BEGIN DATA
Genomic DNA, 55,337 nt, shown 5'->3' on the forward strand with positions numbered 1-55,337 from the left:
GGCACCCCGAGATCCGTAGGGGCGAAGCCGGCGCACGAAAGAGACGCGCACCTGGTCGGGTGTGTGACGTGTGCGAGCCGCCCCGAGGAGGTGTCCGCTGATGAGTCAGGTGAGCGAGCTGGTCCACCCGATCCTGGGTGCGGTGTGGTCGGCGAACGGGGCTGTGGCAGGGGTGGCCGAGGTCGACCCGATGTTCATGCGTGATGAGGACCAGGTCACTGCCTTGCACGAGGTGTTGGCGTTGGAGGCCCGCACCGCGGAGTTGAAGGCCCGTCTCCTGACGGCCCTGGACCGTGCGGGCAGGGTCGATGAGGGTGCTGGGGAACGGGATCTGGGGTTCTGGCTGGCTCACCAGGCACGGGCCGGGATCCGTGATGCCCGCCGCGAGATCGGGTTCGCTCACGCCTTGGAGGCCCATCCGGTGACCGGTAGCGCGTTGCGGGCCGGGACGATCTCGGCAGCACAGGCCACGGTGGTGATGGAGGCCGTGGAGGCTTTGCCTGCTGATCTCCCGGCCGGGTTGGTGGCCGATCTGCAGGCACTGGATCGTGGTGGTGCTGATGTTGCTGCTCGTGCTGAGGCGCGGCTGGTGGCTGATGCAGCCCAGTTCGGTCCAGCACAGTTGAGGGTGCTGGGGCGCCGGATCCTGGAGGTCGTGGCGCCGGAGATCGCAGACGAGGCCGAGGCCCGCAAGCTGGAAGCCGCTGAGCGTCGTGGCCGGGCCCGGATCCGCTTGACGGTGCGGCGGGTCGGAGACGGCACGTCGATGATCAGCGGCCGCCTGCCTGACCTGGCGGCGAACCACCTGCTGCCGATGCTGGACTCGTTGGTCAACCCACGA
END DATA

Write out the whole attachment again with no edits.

Genomic DNA, 55,337 nt, shown 5'->3' on the forward strand with positions numbered 1-55,337 from the left:
GGCACCCCGAGATCCGTAGGGGCGAAGCCGGCGCACGAAAGAGACGCGCACCTGGTCGGGTGTGTGACGTGTGCGAGCCGCCCCGAGGAGGTGTCCGCTGATGAGTCAGGTGAGCGAGCTGGTCCACCCGATCCTGGGTGCGGTGTGGTCGGCGAACGGGGCTGTGGCAGGGGTGGCCGAGGTCGACCCGATGTTCATGCGTGATGAGGACCAGGTCACTGCCTTGCACGAGGTGTTGGCGTTGGAGGCCCGCACCGCGGAGTTGAAGGCCCGTCTCCTGACGGCCCTGGACCGTGCGGGCAGGGTCGATGAGGGTGCTGGGGAACGGGATCTGGGGTTCTGGCTGGCTCACCAGGCACGGGCCGGGATCCGTGATGCCCGCCGCGAGATCGGGTTCGCTCACGCCTTGGAGGCCCATCCGGTGACCGGTAGCGCGTTGCGGGCCGGGACGATCTCGGCAGCACAGGCCACGGTGGTGATGGAGGCCGTGGAGGCTTTGCCTGCTGATCTCCCGGCCGGGTTGGTGGCCGATCTGCAGGCACTGGATCGTGGTGGTGCTGATGTTGCTGCTCGTGCTGAGGCGCGGCTGGTGGCTGATGCAGCCCAGTTCGGTCCAGCACAGTTGAGGGTGCTGGGGCGCCGGATCCTGGAGGTCGTGGCGCCGGAGATCGCAGACGAGGCCGAGGCCCGCAAGCTGGAAGCCGCTGAGCGTCGTGGCCGGGCCCGGATCCGCTTGACGGTGCGGCGGGTCGGAGACGGCACGTCGATGATCAGCGGCCGCCTGCCTGACCTGGCGGCGAACCACCTGCTGCCGATGCTGGACTCGTTGGTCAACCCACGA